When you think about the risk of cardiovascular disease, which include heart attack and stroke, you probably worry more about your partner or aging parents than yourself. But did you know that stroke kills 45 percent more women than men in Canada, according to the Heart and Stroke Foundation? Moreover, recent findings show that even young, pre-menopausal women are at risk. To reduce your chances of stroke, it helps to learn more about what raises or lowers your risk.
Here are five key things you should know to strike out against stroke:
MYTH: I'm too young to have a stroke.
FACT: No. you're not too young to have a stroke.
Younger women can be highly susceptible too - especially if you have a family history of stroke. According to a University of Washington study findings, if a first-degree relative (i.e., parent, sibling) has suffered a stroke, it doubles the chances of a stroke in young women, ages 18-44.
MYTH: Risk factors for stroke are the same for men and women.
FACT: Women have unique risk factors.
• Migraine has been shown to double the risk of stroke in women age 20-44.
• Pre-eclampsia (pregnancy-associated high blood pressure) increases stroke risk by 60 percent.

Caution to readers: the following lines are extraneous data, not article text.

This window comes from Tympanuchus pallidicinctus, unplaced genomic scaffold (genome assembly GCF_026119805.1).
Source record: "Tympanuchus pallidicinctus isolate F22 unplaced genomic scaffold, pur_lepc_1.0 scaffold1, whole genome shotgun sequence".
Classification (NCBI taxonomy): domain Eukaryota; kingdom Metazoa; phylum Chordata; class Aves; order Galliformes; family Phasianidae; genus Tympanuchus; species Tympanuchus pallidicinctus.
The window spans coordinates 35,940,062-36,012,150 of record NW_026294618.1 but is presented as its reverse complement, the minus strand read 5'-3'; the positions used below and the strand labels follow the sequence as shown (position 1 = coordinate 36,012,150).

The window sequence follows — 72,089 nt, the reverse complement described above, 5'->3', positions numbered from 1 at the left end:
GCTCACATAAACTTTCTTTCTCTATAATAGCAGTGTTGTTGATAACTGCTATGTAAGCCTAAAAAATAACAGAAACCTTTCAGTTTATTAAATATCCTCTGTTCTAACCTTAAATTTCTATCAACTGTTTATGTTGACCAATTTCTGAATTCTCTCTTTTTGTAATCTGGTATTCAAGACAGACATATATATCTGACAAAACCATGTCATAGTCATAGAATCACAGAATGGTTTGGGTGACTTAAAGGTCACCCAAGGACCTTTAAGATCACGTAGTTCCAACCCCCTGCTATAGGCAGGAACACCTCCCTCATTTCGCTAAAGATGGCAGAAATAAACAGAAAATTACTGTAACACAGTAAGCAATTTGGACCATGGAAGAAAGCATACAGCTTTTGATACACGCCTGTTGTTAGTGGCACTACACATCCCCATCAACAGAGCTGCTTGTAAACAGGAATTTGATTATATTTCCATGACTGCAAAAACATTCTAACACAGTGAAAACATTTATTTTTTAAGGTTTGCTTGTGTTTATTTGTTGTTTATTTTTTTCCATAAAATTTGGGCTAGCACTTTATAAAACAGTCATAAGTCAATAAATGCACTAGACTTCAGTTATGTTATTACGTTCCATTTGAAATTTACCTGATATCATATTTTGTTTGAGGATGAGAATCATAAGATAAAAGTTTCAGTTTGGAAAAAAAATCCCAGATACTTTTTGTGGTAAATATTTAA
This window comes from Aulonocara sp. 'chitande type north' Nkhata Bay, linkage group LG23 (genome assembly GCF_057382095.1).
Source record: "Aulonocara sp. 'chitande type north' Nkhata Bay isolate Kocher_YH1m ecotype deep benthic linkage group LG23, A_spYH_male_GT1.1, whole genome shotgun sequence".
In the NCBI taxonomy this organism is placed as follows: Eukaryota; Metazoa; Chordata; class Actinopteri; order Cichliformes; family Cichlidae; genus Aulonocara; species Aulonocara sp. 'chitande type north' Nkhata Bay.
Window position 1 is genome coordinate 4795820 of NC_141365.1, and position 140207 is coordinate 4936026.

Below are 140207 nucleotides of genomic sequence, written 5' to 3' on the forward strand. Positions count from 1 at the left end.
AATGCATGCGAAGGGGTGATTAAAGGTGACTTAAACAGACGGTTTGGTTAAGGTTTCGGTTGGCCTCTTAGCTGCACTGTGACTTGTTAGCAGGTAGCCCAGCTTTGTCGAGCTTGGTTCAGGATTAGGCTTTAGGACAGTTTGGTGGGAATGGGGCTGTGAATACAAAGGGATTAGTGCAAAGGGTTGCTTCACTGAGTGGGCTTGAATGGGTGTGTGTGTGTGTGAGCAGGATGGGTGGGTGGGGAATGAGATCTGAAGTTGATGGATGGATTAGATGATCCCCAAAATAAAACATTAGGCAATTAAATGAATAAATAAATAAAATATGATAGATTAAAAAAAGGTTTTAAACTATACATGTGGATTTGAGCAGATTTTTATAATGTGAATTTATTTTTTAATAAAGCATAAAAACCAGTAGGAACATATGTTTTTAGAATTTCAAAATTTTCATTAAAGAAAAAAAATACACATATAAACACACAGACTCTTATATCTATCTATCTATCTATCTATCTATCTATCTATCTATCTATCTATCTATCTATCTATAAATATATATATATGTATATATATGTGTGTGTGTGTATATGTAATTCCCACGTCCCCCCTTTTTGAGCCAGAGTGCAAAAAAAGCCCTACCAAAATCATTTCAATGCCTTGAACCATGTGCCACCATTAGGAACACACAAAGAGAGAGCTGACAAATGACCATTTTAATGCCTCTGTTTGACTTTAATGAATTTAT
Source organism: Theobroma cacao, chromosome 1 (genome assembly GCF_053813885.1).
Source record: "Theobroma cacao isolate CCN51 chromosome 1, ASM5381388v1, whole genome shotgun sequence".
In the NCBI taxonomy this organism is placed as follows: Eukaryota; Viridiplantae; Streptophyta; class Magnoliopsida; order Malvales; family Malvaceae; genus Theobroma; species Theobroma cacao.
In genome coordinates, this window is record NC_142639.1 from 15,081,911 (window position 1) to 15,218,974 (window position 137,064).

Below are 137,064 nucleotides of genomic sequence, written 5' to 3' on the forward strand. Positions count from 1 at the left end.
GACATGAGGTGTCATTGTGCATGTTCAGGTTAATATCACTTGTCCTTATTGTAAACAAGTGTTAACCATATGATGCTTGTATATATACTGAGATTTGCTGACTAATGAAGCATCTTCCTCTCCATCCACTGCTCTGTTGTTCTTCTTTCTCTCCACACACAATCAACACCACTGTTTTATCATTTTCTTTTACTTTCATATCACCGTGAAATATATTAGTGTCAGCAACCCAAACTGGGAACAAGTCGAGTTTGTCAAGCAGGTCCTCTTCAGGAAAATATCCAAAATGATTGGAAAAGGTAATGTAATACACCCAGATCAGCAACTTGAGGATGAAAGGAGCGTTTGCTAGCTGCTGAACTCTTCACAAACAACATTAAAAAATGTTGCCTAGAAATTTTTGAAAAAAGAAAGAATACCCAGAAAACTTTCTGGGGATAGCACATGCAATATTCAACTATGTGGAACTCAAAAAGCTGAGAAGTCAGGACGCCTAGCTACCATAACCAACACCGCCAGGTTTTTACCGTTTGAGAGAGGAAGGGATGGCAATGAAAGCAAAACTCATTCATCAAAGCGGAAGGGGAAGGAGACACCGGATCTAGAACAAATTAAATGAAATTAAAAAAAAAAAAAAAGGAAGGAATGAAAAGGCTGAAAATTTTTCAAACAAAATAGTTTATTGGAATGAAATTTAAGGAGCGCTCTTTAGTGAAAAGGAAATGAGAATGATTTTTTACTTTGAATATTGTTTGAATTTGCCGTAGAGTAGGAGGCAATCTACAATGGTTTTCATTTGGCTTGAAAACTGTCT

• Pregnancy and childbirth can increase the risk of stroke three to 13 times, and the risk is highest in the six weeks following childbirth.
• Female hormones play a role too. Estrogen, for example, reduces stroke risk. Hormone replacement therapy (HRT) and oral contraceptives can raise stroke risk for some women. If you’re currently taking either kind of medication, discuss any concerns with your Rexall™ Family Pharmacist.
MYTH: Stroke symptoms are the same for both men and women
FACT: Stroke symptoms often are different for women.
Now researchers know that about two-thirds of female stroke victims experience non-traditional symptoms, which include:
• limb or chest pain
• general weakness
• shortness of breath
• heart palpitations.
So be aware of these signs of stroke, as well as the classic warning signs of stroke.
MYTH: There are no controllable risk factors for stroke
FACT: Exercise makes a positive difference.
Exercise helps by reducing stroke risk factors, such as high blood pressure, high cholesterol, high blood sugar, and increased weight. A Harvard study found regular brisk walking may cut your risk by over a third.
MYTH: A healthier diet makes little difference in lowering your risk of stroke
FACT: Diet and supplements can make a significant difference.
A diet low in fat and rich in fruits & vegetables, low-fat dairy, and fish can help lower your risk. Studies have shown, for example, that eating six servings of fruits and vegetables daily cut stroke risk in women by a third, while eating fish (rich in heart-healthy omega-3 fatty acids) more than once weekly cuts your risk in half. You can talk to your Rexall™ family pharmacist about our omega-3 and other daily supplements.